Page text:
It occurs to me as I sit here on the morning after one of the greatest single-game comebacks in professional sports history that while the Rangers' outfield has been an injury-plagued and offense-bereft mess, a not-so-insignificant portion of that can be traced back to opportunities squandered by the very players who were tasked with stepping up and answering the bell ... and then didn't.
Case in point: Josh Hamilton maims himself on a head-first slide, so David Murphy stumbles into an extended chance to prove that he really is more than just a fourth outfielder, and then proceeds to hit a punchless .232/.307/.304 during Hamilton's six-week convalescence. With no Hamilton around to siphon away his playing time, Julio Borbon goes out and hits so little that he loses time in center field anyway to a player who doesn't have much business playing in center field in the first place. And once Borbon himself succumbs to injury, Craig Gentry answers the call from Triple-A Round Rock and drops a .205/.326/.256 over his first 17 games -- not the worst showing imaginable, but not very useful either.
So when an outfielder not carrying the surname Hamilton or Cruz performs at a level greater than expected, I feel compelled to turn my attention in their direction, and now, improbably, I shift my gaze towards Endy Chavez. With Thursday night's 4-for-4, one-steal showing, Chavez now finds his triple-slash line resting on .415/.455/.683 (.508 wOBA) over 45 plate appearances, and is almost forcing the Rangers' hand in the sense that they will understandably be quite reluctant to part ways with an outfield reserve that has actually surpassed (hell, obliterated) all expectations to this point; for Texas, demoting an optionless Chavez upon Borbon's return from the disabled list would entail running him through waivers and hoping for the best.
It seems a tad silly on the surface for anyone to get worked up about a player like Chavez that no doubt strikes many as the prototypical fifth outfielder -- light-hitting on the whole without enough contact-hitting ability or plate patience to be anything more than a marginal asset, even after accounting for his defensive virtues. I do, however, wonder if that's selling him a little short -- since his 3.1-win(s above replacement) campaign with the Mets in 2006, Chavez has amassed 690 major league plate appearances (or about a full season's worth) over parts of four different seasons, all of which equates to a somewhat flooring 3.8 wins.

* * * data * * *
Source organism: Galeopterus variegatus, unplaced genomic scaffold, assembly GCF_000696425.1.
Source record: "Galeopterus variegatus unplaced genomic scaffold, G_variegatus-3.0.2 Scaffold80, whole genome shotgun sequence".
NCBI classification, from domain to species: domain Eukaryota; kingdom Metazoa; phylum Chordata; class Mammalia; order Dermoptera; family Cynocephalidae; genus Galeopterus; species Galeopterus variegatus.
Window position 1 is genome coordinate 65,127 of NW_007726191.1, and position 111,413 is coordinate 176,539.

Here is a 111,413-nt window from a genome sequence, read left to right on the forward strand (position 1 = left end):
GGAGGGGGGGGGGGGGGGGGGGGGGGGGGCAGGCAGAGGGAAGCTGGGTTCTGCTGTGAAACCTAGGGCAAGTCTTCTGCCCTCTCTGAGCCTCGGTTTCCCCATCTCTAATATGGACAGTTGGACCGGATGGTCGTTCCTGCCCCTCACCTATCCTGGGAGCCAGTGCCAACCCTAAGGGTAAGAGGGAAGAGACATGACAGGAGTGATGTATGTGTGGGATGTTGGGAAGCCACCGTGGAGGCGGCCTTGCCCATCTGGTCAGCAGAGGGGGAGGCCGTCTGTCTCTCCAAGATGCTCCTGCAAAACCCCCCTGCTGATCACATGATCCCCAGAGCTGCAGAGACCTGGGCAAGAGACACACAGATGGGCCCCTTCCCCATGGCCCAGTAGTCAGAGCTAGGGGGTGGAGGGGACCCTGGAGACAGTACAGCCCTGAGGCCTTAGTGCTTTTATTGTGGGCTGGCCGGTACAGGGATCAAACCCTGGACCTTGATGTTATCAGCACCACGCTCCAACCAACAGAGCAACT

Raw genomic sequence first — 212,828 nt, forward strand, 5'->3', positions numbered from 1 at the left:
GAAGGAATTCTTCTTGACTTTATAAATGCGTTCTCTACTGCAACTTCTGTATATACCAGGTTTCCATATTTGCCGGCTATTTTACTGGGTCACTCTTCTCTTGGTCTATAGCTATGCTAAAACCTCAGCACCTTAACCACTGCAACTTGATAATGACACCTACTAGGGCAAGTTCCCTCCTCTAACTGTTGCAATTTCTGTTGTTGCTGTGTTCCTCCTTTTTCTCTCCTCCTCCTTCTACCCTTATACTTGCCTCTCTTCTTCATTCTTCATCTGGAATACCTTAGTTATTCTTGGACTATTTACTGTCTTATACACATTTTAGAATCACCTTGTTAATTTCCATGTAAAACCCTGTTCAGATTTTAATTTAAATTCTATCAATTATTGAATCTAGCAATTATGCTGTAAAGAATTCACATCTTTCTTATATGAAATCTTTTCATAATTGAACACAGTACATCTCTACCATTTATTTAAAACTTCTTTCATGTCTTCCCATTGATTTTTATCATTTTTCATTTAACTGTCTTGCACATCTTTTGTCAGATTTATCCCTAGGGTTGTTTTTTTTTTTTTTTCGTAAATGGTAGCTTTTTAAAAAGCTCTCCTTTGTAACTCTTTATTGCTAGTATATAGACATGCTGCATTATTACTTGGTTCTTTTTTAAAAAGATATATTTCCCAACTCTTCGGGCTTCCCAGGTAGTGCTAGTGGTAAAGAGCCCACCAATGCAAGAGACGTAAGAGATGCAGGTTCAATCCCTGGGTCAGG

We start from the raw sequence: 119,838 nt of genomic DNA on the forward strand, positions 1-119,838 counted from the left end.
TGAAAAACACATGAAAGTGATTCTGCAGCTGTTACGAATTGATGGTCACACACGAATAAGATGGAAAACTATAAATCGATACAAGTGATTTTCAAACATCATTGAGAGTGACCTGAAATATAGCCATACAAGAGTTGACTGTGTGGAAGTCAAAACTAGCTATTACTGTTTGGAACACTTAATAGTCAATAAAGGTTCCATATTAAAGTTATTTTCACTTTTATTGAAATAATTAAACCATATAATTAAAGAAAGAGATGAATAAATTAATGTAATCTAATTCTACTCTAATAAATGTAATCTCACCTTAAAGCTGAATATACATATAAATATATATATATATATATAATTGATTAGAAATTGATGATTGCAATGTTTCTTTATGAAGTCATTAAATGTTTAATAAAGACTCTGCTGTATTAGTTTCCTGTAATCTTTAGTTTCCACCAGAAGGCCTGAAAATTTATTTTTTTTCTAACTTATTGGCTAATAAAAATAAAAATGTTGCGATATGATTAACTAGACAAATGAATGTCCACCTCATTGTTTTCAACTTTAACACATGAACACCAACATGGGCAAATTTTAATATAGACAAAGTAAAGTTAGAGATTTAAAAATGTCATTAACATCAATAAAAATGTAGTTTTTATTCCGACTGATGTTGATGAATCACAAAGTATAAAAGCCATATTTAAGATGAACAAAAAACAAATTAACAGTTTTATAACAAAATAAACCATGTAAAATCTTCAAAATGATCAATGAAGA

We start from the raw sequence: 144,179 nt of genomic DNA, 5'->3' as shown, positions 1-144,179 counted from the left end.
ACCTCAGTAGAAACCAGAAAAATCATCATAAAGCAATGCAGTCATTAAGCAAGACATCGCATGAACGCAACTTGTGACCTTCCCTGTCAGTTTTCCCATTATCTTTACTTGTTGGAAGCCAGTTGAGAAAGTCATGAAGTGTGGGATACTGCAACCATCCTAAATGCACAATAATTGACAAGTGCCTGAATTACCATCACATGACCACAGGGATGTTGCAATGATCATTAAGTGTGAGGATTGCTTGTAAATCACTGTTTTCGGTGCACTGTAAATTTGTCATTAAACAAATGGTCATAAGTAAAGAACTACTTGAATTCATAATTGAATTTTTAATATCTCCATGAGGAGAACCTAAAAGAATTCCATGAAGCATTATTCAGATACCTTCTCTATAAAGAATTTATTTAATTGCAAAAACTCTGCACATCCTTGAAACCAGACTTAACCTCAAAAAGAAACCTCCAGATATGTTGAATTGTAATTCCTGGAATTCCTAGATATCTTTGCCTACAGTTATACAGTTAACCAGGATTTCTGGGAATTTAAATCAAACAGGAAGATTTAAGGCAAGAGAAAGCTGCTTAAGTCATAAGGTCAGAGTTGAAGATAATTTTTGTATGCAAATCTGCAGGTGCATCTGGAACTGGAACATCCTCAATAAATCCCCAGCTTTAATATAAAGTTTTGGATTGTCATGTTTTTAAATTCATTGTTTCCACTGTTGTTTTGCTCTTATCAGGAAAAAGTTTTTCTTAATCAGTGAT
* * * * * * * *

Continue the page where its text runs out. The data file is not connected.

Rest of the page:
Most of that is tied up in his defensive value, which is notoriously fickle on an individual level from year to year, and this paints him as a better offensive player than he really is because he had the platoon advantage in some 83-84 percent of those 690 plate appearances, but there's a bit more to like here than most would be inclined to think at first blush.
The problem with keeping Chavez around and shipping out Gentry once Borbon returns is that you're left with four left-handed outfielders, which I doubt would earn the endorsement of Ron Washington and company ... and thus, the plot thickens. It may be that the Rangers believe they're better served by rolling with a two-headed Chavez/Gentry platoon in center field, and with Borbon indefinitely patrolling center field at the Dell Diamond, but going that route doesn't confer any benefits to whatever trade value Borbon might actually possess. Or the Rangers may be on board with the notion of giving Borbon one last extended look in the majors before deciding what to do with him, in which case Chavez's presence on the roster would be redundant.
I'm not quite sure which way I see this thing going yet, myself, and I'm not quite sure how the presence of Leonys Martin, the heir apparent to the title of "franchise center fielder," is going to impact the Rangers' thought process, and I'm not actually convinced that Chavez can hit enough over the long haul to work here even as an intermediate-term solution -- but for as long as he remains white-hot with the lumber, make sure you carve out a little time to enjoy it, because after two months of watching Borbon, Murphy, and Gentry at the plate, I think you deserve it.